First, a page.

Christine Colley: Oktoberfest inspiration for 13 years

By Barb Charzuk

The Colley name is synonymous with Fountain Hills’ Oktoberfest.

Over a period of 12 years, Christine Colley, president of Fountain Events  Inc., raised more than $100,000 for the non-for-profit organization to raise funds for her adopted hometown charities.

After a two-year absence, Oktoberfest returns for the 13th time Friday and Saturday, Sept. 24 and 25, in Fountain Park. Rain flooded the site in 2019, forcing cancellation of the festival and creating smaller venues for satellite events. Like many public events in 2020, Covid-19 prevented Oktoberfest from happening, leading to Colley’s decision to “retire.”  The Fountain Hills Chamber of Commerce volunteered to take over its sponsorship.

“It’s a bittersweet time for me to give up this activity that I love. I’m happily looking forward to my friends at the Chamber to carry forward this tradition,” said Colley. “As an active board member, I’ll stay close and continue to provide support where needed.”

When Colley and her husband, Jack, moved to Fountain Hills, they met many German-speaking residents and in 1997 organized the German Club. Their first project was Oktoberfest festivities in a 10,000-square-foot tent attended by about 50 guests in Fountain Park. 

After the second Oktoberfest, Fountain Park became off-limits for large events because of replacement of the lake liner. Oktoberfest moved to Fort McDowell for one year.  The German club relinquished control after the third year to Fountain Hills Chamber of Commerce. The event did not fit the chamber’s strategy at that time so it was not repeated.

In 2007, the town’s Parks and Recreation manager Bryan Hughes approached Colley to rekindle Oktoberfest. She did with the aid of more than 150 volunteers from service organizations. The cultural event became popular with locals and visitors from the Greater Phoenix region because of its authenticity in food and music. Tacos and tequila were purposedly absent from the menus.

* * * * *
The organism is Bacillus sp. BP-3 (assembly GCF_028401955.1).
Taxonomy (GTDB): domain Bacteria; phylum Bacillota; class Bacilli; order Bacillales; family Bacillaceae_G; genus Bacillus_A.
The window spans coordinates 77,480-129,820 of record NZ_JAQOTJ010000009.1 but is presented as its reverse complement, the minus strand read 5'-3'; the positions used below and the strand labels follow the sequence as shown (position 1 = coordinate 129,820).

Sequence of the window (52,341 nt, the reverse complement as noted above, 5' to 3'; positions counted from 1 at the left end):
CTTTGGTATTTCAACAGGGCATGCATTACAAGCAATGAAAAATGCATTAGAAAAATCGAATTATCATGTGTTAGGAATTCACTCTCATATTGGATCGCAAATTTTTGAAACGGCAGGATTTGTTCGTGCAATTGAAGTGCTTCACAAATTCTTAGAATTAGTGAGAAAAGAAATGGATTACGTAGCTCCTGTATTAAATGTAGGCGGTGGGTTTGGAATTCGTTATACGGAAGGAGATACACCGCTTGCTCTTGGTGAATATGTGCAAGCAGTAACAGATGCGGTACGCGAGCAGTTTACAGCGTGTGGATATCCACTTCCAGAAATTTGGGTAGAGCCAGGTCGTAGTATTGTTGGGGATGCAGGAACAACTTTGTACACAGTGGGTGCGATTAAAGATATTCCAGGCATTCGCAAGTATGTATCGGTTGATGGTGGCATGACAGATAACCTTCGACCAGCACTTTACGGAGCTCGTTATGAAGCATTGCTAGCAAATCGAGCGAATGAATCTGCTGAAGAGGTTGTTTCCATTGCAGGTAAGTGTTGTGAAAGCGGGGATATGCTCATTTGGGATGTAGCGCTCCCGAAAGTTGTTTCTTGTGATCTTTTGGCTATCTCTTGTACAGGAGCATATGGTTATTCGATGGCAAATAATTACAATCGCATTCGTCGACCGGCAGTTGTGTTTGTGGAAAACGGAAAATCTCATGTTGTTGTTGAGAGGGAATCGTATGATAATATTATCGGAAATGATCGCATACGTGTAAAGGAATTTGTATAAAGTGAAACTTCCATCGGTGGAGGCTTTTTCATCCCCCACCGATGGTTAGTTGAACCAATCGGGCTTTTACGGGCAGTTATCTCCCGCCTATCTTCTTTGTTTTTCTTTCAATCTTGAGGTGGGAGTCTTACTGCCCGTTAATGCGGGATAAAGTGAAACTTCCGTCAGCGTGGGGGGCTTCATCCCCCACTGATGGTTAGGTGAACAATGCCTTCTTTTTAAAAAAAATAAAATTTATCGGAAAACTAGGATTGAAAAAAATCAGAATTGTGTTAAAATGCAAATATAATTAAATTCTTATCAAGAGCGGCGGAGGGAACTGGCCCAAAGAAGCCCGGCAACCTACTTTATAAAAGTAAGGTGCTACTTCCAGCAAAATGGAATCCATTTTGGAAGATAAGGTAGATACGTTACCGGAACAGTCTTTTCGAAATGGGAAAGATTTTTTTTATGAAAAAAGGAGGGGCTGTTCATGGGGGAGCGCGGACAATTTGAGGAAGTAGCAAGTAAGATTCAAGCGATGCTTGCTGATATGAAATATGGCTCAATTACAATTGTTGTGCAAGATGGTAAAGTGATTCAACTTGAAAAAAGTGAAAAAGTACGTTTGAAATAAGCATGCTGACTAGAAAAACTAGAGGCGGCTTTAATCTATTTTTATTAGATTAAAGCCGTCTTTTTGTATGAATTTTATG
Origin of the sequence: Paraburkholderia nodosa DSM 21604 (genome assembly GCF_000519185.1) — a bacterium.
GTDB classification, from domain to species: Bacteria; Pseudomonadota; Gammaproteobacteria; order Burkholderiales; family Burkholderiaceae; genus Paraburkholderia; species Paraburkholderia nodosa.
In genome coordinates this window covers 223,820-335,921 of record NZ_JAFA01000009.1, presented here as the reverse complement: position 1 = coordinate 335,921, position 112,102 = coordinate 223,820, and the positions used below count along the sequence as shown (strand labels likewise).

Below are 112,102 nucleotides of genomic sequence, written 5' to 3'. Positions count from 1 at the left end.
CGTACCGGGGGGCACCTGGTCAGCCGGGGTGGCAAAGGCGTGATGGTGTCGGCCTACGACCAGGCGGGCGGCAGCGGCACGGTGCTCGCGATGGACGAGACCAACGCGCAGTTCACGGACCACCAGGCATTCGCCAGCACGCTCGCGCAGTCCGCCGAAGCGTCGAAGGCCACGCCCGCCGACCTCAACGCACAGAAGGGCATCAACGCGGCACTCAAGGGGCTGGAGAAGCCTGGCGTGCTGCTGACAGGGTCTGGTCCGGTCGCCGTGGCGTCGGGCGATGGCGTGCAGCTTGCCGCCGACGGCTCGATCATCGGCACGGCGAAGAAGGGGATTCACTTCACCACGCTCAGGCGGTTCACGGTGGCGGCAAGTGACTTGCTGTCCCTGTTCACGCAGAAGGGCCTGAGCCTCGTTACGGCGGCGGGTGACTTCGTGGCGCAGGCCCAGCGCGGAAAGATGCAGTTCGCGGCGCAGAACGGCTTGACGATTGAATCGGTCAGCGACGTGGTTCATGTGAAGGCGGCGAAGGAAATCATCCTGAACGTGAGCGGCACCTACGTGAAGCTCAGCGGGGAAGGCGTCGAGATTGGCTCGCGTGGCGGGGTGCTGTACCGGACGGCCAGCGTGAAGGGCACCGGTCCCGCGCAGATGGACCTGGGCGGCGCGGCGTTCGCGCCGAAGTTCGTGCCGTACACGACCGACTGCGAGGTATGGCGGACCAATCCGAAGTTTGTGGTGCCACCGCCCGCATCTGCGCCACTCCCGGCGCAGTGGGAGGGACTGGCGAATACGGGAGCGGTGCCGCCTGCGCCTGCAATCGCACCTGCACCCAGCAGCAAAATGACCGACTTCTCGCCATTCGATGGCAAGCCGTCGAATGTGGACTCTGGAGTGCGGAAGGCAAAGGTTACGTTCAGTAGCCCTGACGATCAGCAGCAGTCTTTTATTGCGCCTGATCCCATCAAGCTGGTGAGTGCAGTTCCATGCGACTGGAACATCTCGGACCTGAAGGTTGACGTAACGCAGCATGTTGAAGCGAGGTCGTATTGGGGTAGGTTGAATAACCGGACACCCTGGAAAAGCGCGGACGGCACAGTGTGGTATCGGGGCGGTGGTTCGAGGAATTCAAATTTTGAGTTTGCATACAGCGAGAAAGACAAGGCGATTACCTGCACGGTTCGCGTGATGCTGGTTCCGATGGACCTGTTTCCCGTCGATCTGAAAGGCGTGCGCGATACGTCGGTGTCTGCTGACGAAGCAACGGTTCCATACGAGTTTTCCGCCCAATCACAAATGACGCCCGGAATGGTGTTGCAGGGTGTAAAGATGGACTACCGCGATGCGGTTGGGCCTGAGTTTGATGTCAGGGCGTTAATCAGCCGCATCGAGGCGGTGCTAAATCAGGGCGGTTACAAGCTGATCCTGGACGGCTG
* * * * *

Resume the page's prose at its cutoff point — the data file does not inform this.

As a Germany emigrant, Colley knows firsthand the Oktoberfest atmosphere of a live oompah band, steins of beer, Bavarian dirndls and lederhosen, and bratwurst. She left her parents, five sisters and a brother behind in Mainz, Germany, in 1969 after completing her education in business administration and acquiring an internship in wine importing in Dallas, Texas. She built a successful career that continued in California and later in New Jersey.

While in New Jersey in 1995, Christine received a call from a recruiter who offered a job with the Dial Corporation in Scottsdale. The move offered an opportunity to build on her German heritage and become involved in community activities.

Daughter Tania Tammaro and 16-year-old daughter, Kate, have moved from Houston to join the family. Jack continues to support and promote Oktoberfest activities in his assisted nursing residence.

A passion for diverse folk art and cultures prompted Christine to introduce the inaugural Chinese Lantern & Folk Festival with the Universal Cultural Organization, a group that promotes friendship and an exchange of cultures between China and the United States. She visited the lantern creators and explored the culture of Chengdu and Bangkok, Thailand, in 2015. The festival did not return a second year because of its staging expense. 

President Dwight Eisenhower created Sister Cities International in 1956 to foster friendship and peace between people from different communities around the world. Not surprisingly, Colley became involved with the local Sister City committee in developing a relationship between Dierdorf, Germany, and Fountain Hills in 2004. 

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Colley hosted Dierdorf mayor and a small delegation during their first visit. She and local high school teachers developed a student exchange program between the two cities. Students learn about everyday life while living with families in their host country.

Fountain Hills currently has sister cities in Ataco, El Salvador; Kasterlee, Belgium, and the newest in Zamosc, Poland. Christine serves as treasurer and a director of Sister Cities, Inc. One of her latest projects has been supporting a German honorary consulate in Scottsdale.

Sister Cities is open to new members. Meetings are scheduled for 5 p.m., the second Monday of the month, in the Chamber of Commerce office. Individual membership is $15, or $25 for a family.

Oktoberfest pre-sale tickets can be purchased for $5 at the Chamber’s website ( through Sept. 19.  Day-of-the-event admission will be $10. Children 12 and under are free. Anyone wearing authentic German attire will receive $5 in tickets for food or beverage.